The popular narrative around the current Indian political scenario was blamed on the ‘Hindi heartland’ of the country. However, the recent state assembly elections in Madhya Pradesh, Chhattisgarh, and Rajasthan have outrightly shown the rejection of hegemony of the national-party, Bhartiya Janata Party (BJP). The right-wing dominated ideology ruled Madhya Pradesh for the last fourteen years, Chhattisgarh for fifteen years, and in Rajasthan for the last term with a sweeping majority in the 2013 elections.

The recent results have only proved a sense of fear and, simultaneously, an urgency to reject Hindutva ideal-based-politics. It seems like a watershed mark on the Indian politics; has restored the constitutional morality of a secular nation by defying a major political party—based on religious lines—which believes that ‘Hinduism’ is synonymous to ‘Indian national identity’.

May 2014 broke grounds when a ‘Hindu-Nationalist party’ won and formed the central-government with the clear majority. Since the assassination of the then Prime Minister, Mrs. Indira Gandhi, in 1984, India has been governed only by coalition governments. In 2014, the conflicted state of Jammu and Kashmir was also not spared from the ‘Modi wave’, and a coalition was formed between the local People Democratic Party (PDP), and BJP in December. As soon as BJP gained a stronghold in Kashmir, the motive and the method cleared the clouds of doubt; the party used hyper-masculine ways to deal with the militancy and terrorism in Kashmir, which involved unprecedented use of violence.

Now, this raises the larger question—what is ‘terrorism’—as told by the government of India? How can Indian state-sponsored violence but the government forces, in the name of maintaining civil-order, is acceptable? And the ‘other’ sorts of violence are condemned? Though, the end result of both being the violation of human rights.

Being an ‘Indian’ citizen, I cannot deny the wrongs that have been done to the people of Kashmir since the past three decades. Indian media portrays the one-sided violence committed by the armed-militants; no one talks about the state-sponsored violence, conducted by the Indian army—authorized under the Armed Forces (Special Power) Act (AFSPA)—and government forces. On 14 June 2018, a report was released by the United Nations (UN) on the human rights violation in the Indian-administered-Kashmir, which was ‘vehemently’ rejected by the Indian government, and displayed BJP’s concern towards such a crucial political issue.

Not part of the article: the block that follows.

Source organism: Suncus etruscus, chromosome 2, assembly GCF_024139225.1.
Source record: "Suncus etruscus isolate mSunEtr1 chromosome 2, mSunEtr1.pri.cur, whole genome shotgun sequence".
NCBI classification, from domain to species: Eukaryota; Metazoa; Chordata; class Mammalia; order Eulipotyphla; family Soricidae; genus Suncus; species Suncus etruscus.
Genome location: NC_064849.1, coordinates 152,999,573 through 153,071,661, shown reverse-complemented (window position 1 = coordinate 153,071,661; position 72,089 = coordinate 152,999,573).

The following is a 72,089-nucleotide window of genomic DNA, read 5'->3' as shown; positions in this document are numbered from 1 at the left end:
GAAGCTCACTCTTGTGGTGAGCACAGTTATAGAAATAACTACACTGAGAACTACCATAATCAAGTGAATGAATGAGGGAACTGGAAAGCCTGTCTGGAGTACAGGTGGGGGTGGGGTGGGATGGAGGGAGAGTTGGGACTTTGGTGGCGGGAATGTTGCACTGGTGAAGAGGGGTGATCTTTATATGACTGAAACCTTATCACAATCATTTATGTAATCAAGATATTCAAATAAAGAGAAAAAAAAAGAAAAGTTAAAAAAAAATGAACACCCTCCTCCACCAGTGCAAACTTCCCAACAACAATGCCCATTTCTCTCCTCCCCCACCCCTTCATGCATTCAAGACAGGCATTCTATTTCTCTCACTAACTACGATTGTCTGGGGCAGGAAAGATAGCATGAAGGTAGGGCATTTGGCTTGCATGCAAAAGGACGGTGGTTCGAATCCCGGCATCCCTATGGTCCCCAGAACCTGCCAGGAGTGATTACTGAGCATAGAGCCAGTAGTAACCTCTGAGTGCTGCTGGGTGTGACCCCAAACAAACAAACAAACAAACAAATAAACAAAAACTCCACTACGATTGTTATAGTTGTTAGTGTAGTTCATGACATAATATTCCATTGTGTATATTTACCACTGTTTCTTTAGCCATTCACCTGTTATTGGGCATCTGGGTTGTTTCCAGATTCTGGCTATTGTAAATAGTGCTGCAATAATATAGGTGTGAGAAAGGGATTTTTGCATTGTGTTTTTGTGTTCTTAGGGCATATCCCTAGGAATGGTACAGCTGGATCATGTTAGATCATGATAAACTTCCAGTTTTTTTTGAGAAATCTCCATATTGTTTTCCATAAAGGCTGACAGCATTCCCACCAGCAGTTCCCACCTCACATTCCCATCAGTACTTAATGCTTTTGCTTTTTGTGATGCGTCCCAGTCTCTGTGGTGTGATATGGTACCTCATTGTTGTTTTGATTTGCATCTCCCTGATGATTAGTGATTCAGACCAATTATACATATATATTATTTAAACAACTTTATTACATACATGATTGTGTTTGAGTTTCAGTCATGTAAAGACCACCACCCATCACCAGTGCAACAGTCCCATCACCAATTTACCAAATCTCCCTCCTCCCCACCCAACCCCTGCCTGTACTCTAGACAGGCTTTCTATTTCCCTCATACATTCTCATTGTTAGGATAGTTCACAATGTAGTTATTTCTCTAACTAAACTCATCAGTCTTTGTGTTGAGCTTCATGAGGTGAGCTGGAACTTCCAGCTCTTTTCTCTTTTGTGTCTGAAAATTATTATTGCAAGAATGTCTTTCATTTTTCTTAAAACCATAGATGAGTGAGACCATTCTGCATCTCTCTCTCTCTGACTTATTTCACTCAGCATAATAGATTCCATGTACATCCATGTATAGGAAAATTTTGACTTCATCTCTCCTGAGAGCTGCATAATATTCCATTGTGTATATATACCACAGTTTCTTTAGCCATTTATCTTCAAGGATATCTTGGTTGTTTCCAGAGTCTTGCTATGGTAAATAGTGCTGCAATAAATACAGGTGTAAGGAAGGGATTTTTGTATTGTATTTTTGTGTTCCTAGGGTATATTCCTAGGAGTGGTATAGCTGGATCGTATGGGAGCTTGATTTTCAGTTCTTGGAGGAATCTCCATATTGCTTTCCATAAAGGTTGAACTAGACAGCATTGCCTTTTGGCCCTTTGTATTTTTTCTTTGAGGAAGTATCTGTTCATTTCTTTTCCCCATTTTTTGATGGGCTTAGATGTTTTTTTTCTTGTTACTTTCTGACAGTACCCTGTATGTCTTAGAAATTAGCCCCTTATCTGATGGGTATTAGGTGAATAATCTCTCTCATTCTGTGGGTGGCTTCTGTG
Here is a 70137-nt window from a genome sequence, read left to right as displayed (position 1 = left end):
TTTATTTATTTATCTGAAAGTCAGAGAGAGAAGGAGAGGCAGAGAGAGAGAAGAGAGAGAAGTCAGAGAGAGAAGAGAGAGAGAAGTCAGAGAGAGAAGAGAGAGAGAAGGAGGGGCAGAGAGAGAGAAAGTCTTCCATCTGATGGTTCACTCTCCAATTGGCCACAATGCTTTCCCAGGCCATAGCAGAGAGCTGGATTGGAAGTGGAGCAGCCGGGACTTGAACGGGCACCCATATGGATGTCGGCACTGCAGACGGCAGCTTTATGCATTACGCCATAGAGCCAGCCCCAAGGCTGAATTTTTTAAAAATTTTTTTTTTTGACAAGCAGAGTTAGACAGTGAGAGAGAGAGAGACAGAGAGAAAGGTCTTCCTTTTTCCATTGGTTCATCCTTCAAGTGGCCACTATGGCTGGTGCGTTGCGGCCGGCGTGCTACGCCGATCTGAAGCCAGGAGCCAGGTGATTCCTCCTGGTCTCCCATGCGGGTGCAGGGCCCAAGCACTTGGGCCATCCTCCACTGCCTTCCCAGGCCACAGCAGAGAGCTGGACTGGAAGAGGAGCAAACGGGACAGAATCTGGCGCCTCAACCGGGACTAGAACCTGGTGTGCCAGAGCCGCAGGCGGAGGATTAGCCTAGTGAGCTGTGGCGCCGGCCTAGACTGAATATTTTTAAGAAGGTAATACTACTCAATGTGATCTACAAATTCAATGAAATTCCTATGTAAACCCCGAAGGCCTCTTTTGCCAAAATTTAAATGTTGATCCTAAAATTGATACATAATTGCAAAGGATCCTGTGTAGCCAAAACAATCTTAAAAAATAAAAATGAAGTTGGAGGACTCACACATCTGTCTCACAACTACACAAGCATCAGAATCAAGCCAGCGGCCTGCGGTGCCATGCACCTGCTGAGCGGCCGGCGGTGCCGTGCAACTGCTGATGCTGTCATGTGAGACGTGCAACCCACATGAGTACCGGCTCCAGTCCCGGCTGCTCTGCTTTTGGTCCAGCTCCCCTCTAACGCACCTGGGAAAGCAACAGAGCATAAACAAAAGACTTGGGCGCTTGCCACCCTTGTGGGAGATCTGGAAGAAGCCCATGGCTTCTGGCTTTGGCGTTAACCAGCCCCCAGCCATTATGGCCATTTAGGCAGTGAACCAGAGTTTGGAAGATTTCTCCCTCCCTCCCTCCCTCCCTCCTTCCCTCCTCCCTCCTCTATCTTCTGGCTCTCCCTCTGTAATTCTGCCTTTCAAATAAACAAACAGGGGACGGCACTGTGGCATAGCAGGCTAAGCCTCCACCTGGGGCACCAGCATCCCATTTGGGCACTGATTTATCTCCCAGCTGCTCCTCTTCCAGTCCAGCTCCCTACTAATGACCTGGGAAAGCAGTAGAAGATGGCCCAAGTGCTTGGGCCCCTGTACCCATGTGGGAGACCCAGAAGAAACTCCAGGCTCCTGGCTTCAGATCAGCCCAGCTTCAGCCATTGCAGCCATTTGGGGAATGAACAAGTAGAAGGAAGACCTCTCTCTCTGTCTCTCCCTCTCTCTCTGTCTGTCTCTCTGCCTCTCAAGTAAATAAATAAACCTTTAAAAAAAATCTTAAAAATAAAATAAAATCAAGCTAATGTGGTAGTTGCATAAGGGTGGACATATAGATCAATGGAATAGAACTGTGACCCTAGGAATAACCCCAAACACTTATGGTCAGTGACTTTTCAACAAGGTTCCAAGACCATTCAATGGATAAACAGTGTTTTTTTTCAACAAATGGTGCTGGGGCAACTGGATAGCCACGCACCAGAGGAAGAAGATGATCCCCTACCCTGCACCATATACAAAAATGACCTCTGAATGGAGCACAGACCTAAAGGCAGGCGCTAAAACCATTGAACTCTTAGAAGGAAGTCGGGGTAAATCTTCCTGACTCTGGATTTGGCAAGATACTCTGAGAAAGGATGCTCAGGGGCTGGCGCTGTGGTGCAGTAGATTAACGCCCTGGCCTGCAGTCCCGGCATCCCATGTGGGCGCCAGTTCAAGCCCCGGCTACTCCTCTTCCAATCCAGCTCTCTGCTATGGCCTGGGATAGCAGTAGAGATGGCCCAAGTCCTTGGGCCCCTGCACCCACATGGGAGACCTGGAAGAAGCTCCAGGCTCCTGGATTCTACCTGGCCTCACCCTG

One of the initial significant markers of a ‘fascist-state’ is its disdain for any alternative voices that might become popular. However, the ‘dream alliance’ of BJP-PDP broke down on 19 June 2018, after the frictions over tactics to deal with violence. In contrast to the agenda of ‘dream-alliance’, the violence has increased under the BJP rule, in coalition with PDP, in the state; especially after the death of a popular militant figure, Burhan Wani in 2016. The year 2018 has been the deadliest year for Kashmiris in about a decade. According to human rights groups, 535 people have been killed so far this year, which includes 246 separatist fighters, 144 Indian soldiers or police personnel and 145 civilians. After subsequent ‘prime-time debates’, the violence has been normalized in Kashmir and quality of life is severely affected. It is merely the human right to live a life of dignity and integrity, however, which seems a far-fetched dream now.

Now the question is—what is the way ahead?

We need a platform for all the stakeholders to carry out a peaceful dialogue. Indian state’s concern should be greater for losing lives rather than losing a piece-of-land. Be it BJP or Indian National Congress (INC), the solution for the Kashmir-issue seems to be beyond the purview of politics of Indian parties. A solution should be sought after keeping into account the historical background of the region, reconciling it with the present-day situation and demands of the people. Most importantly, an urgency needs to be created in terms of ending the violation of basic human rights and providing the natives of the region with adequate support to resume their lives normally.

As Mridu Rai in her book, ‘Hindu Rulers, Muslim Subjects’ argues that, “…Indeed, as many modern ideologies of Kashmiriyat also remind us, when north India was rocked by religious violence surrounding the trauma of partition, Gandhi looked northwards to Kashmir as a ‘ray of hope’ and a source of inspiration.” It only goes on to explain how the Muslim-majority population of Kashmir had rejected Muslim League’s version of statehood based on Islamic commonality, but it did not accept the mainstream Indian Congress’s idea of the nationhood either.

In this context, a political party whose ideals are that of unifying the nation on the basis of religion is doomed to fail in its function. Despite the recent trends of co-opting Kashmiris into its ambit, their main agenda seems to be clear and that is to use it as a tool to maintain its power over the disputed territory, so as to exercise control over the neighboring state of Pakistan. However, recent assembly elections in Rajasthan, Madhya Pradesh, and Chhattisgarh have opened a gateway for possibilities of fruitful dialogue and betterment of the situation in Kashmir.

Vartika Pande is a freelance policy analyst working with the RightWalk foundation currently on the educational policies in Uttar Pradesh. Having gained her masters degree in Political Science from Delhi University, she went on to work with the government of Andhra Pradesh and ex Union Law and Justice Minister, Dr. Ashwani Kumar. A visionary with the intention to make society more just, equitable and inclusive.’

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